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Get Organized With 4 Ways To Win The Paper War

Get Organized With 4 Ways To Win The Paper War

In my thirteen plus years working as a professional organizer I’ve done my share of organizing paper! I have done more paper organizing than any other type of organizing. Why? Because paper is one of the hardest things to organize and keep organized.

    Paper is so difficult to organize because

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    1. It’s boring
    2. It’s flat and therefore hard to see that you’re making progress very quickly
    3. It’s never ending–it keeps coming in every day
    4. It’s usually primarily black and white which is hard on the eyes
    5. It requires that a decision be made about every piece–really tough for people who have a hard time making decisions.

    Is it any wonder that it’s quite common for people to procrastinate organizing their papers when there are so many other compelling tasks to be done that are much less annoying? Unfortunately, putting off managing paper only costs you more in the long run because as the quantities of it build up, your inclination to deal with it diminishes in equal proportion. Before long you have a paper nightmare, one that causes all kinds of bad feelings like anxiety, depression, self-disgust, anger, irritation and exhaustion.

    Since sorting and organizing paper is part of my everyday working experience, I’ve developed some general guidelines for handling paper that keep me sane and moving forward.

    1.  Never start with paper unless it is the only thing you have to organize.

    If you start with paper, you will quit. You’ll run away! You’ll go shopping, watch TV, eat a cake or decide the lawn just has to be mowed right now. Paper will shut you down.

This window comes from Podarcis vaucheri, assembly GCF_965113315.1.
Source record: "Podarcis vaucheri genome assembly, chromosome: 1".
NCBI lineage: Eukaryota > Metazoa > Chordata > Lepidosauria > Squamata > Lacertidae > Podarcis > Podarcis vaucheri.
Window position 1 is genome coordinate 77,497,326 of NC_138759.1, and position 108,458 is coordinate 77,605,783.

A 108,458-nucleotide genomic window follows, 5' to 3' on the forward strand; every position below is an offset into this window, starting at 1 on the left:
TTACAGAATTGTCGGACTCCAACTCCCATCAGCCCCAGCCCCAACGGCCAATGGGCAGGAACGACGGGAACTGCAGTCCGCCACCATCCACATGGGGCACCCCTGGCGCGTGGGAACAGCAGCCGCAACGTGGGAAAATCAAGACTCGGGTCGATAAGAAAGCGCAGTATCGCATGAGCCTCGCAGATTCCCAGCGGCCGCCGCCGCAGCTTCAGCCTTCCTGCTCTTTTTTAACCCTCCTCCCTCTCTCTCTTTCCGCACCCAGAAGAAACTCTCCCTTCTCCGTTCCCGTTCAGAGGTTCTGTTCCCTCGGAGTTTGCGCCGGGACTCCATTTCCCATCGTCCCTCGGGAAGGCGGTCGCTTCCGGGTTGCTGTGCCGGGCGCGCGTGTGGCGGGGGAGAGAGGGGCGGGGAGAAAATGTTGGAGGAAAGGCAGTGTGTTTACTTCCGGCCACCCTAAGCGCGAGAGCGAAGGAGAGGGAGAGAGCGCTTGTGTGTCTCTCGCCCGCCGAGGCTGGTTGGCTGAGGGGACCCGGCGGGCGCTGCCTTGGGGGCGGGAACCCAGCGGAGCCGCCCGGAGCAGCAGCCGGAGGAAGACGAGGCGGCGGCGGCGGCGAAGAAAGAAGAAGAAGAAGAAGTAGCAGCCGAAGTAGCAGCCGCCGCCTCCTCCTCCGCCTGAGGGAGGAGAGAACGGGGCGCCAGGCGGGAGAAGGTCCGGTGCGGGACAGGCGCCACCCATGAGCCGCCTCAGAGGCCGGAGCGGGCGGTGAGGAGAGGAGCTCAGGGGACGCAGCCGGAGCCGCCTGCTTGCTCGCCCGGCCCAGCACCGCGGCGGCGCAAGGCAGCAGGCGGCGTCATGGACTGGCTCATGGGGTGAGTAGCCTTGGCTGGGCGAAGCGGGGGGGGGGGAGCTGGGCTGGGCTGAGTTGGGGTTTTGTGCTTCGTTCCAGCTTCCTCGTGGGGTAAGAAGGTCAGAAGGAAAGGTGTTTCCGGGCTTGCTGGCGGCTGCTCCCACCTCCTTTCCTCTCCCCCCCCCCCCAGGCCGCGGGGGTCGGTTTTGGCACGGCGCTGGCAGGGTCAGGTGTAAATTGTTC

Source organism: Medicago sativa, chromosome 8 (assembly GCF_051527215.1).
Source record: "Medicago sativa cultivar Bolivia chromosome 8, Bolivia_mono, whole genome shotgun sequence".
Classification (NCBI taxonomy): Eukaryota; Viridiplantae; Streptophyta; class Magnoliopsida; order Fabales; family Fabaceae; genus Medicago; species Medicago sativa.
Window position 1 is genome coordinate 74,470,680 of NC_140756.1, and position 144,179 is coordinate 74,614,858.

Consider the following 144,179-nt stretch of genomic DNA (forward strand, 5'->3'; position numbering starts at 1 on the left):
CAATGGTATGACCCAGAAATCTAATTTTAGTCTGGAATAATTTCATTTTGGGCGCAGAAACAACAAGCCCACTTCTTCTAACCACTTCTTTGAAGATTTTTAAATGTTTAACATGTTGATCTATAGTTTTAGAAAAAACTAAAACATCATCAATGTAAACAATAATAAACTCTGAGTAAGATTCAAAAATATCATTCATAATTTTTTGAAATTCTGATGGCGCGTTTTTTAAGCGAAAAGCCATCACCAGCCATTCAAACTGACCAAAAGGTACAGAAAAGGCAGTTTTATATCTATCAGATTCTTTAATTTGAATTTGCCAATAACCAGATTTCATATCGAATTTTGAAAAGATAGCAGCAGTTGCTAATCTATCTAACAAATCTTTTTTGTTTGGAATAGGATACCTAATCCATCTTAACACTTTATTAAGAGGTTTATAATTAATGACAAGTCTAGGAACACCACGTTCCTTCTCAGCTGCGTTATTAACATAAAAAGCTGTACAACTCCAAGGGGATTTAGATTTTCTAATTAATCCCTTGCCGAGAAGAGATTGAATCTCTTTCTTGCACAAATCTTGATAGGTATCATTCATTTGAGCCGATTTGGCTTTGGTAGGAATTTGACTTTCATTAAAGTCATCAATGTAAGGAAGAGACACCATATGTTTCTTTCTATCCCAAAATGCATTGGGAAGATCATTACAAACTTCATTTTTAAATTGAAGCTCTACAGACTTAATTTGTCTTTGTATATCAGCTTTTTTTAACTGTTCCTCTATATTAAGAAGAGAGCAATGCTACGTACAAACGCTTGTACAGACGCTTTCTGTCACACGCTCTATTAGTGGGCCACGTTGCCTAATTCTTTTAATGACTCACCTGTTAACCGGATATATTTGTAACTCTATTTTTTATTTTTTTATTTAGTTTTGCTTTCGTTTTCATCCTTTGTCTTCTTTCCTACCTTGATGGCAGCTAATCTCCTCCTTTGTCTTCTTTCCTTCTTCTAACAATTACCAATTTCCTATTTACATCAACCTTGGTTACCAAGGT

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    I learned that starting with paper is a big mistake the hard way in my first year as an organizer. I took a client’s lead and started with paper. Halfway through the session the client had an asthma attack, ran to the bathroom and threw up. The lesson I took from that dramatic experience was that it’s not a good organizing strategy to start with paper!

    The only way to effectively deal with paper is to back into it. In other words, don’t tackle it head on. Have a blast evaluating, sorting and purging everything else in your space first. Then when the room is feeling great and all that’s left to do is sort and clear paper, you’ll find paper easier to handle.

    2. Never start with single sheet of paper at the top of a paper pile.

    It’s important that you make some visible progress quickly when organizing paper. The best way to do that is to throw away as much as you can as fast as you can. Therefore, you must first process BIG CHUNKS of paper like magazines, newsletters and papers stapled together. You will see yourself as a success when your paper pile goes down quickly and you’ll stay motivated to keep working.

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    3. Keep only those papers that you are likely to USE.

    Most people keep too much paper either because they don’t know what to keep, so they keep everything because that’s the safe thing to do, or they postpone making decisions for fear they’ll make a mistake, resulting in holding on to large volumes of useless paper. Many people don’t slow down enough to think about what papers they really need to keep. Keeping everything seems like the best insurance against not having the papers they need at a time when they need them. But, can they find them when they need them? The more paper you keep, the more work you must do to keep them organized and accessible!

    My advice is to reflect back on your history and remember those times when you needed to retrieve papers. The kinds of papers you needed in the past are the types you are likely to need in the future. The times that come back to me most vividly were when I was buying a house or applying for a loan. Keep only those papers you are likely to use at some later date.

    When in doubt about whether to keep a certain type of paper ask yourself, “How will I use this?” If you can’t come up with a past memory of using that type of paper or you can’t think of a way that you could use it in the future, pitch it! And, celebrate! You just made your life easier!